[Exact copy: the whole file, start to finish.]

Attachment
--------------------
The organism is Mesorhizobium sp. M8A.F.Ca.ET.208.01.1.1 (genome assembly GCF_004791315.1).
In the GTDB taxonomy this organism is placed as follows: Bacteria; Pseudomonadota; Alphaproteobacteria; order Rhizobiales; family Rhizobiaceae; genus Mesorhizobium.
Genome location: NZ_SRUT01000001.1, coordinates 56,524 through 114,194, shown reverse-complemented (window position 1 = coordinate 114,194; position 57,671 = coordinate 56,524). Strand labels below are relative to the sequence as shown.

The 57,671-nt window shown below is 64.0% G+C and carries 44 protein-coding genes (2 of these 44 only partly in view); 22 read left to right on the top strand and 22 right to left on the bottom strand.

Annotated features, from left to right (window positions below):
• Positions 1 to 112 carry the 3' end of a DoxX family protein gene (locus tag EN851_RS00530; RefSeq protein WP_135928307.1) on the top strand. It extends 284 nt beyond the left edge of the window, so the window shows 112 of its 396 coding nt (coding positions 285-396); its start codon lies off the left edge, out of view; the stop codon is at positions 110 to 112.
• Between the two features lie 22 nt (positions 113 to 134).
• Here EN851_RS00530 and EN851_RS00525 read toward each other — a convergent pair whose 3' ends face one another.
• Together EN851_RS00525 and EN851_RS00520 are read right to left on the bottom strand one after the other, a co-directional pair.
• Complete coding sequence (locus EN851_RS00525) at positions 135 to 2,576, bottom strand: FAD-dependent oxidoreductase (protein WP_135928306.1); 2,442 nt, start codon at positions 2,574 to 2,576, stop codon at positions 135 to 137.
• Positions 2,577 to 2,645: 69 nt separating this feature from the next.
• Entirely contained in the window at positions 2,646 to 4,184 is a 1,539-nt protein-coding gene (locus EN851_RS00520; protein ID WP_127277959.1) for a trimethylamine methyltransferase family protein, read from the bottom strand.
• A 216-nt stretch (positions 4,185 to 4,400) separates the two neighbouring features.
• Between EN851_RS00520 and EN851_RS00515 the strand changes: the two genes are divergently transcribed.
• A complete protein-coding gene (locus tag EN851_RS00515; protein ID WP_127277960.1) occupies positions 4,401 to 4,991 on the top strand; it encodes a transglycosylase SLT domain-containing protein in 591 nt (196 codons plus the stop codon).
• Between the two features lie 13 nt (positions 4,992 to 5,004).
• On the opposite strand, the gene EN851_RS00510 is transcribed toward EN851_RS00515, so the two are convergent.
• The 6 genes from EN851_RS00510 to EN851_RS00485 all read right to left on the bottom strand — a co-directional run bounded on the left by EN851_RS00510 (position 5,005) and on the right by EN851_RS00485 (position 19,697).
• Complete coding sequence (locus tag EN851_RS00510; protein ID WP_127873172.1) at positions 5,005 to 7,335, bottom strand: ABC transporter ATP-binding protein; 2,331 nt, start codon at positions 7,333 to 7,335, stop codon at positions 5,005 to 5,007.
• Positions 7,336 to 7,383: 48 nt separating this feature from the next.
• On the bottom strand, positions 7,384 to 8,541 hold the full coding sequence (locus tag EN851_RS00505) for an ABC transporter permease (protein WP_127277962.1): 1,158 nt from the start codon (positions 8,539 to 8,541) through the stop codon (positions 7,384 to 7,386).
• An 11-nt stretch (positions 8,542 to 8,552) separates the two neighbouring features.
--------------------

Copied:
The organism is Mesorhizobium sp. M8A.F.Ca.ET.208.01.1.1 (genome assembly GCF_004791315.1).
In the GTDB taxonomy this organism is placed as follows: Bacteria; Pseudomonadota; Alphaproteobacteria; order Rhizobiales; family Rhizobiaceae; genus Mesorhizobium.
Genome location: NZ_SRUT01000001.1, coordinates 56,524 through 114,194, shown reverse-complemented (window position 1 = coordinate 114,194; position 57,671 = coordinate 56,524). Strand labels below are relative to the sequence as shown.

The 57,671-nt window shown below is 64.0% G+C and carries 44 protein-coding genes (2 of these 44 only partly in view); 22 read left to right on the top strand and 22 right to left on the bottom strand.

Annotated features, from left to right (window positions below):
• Positions 1 to 112 carry the 3' end of a DoxX family protein gene (locus tag EN851_RS00530; RefSeq protein WP_135928307.1) on the top strand. It extends 284 nt beyond the left edge of the window, so the window shows 112 of its 396 coding nt (coding positions 285-396); its start codon lies off the left edge, out of view; the stop codon is at positions 110 to 112.
• Between the two features lie 22 nt (positions 113 to 134).
• Here EN851_RS00530 and EN851_RS00525 read toward each other — a convergent pair whose 3' ends face one another.
• Together EN851_RS00525 and EN851_RS00520 are read right to left on the bottom strand one after the other, a co-directional pair.
• Complete coding sequence (locus EN851_RS00525) at positions 135 to 2,576, bottom strand: FAD-dependent oxidoreductase (protein WP_135928306.1); 2,442 nt, start codon at positions 2,574 to 2,576, stop codon at positions 135 to 137.
• Positions 2,577 to 2,645: 69 nt separating this feature from the next.
• Entirely contained in the window at positions 2,646 to 4,184 is a 1,539-nt protein-coding gene (locus EN851_RS00520; protein ID WP_127277959.1) for a trimethylamine methyltransferase family protein, read from the bottom strand.
• A 216-nt stretch (positions 4,185 to 4,400) separates the two neighbouring features.
• Between EN851_RS00520 and EN851_RS00515 the strand changes: the two genes are divergently transcribed.
• A complete protein-coding gene (locus tag EN851_RS00515; protein ID WP_127277960.1) occupies positions 4,401 to 4,991 on the top strand; it encodes a transglycosylase SLT domain-containing protein in 591 nt (196 codons plus the stop codon).
• Between the two features lie 13 nt (positions 4,992 to 5,004).
• On the opposite strand, the gene EN851_RS00510 is transcribed toward EN851_RS00515, so the two are convergent.
• The 6 genes from EN851_RS00510 to EN851_RS00485 all read right to left on the bottom strand — a co-directional run bounded on the left by EN851_RS00510 (position 5,005) and on the right by EN851_RS00485 (position 19,697).
• Complete coding sequence (locus tag EN851_RS00510; protein ID WP_127873172.1) at positions 5,005 to 7,335, bottom strand: ABC transporter ATP-binding protein; 2,331 nt, start codon at positions 7,333 to 7,335, stop codon at positions 5,005 to 5,007.
• Positions 7,336 to 7,383: 48 nt separating this feature from the next.
• On the bottom strand, positions 7,384 to 8,541 hold the full coding sequence (locus tag EN851_RS00505) for an ABC transporter permease (protein WP_127277962.1): 1,158 nt from the start codon (positions 8,539 to 8,541) through the stop codon (positions 7,384 to 7,386).
• An 11-nt stretch (positions 8,542 to 8,552) separates the two neighbouring features.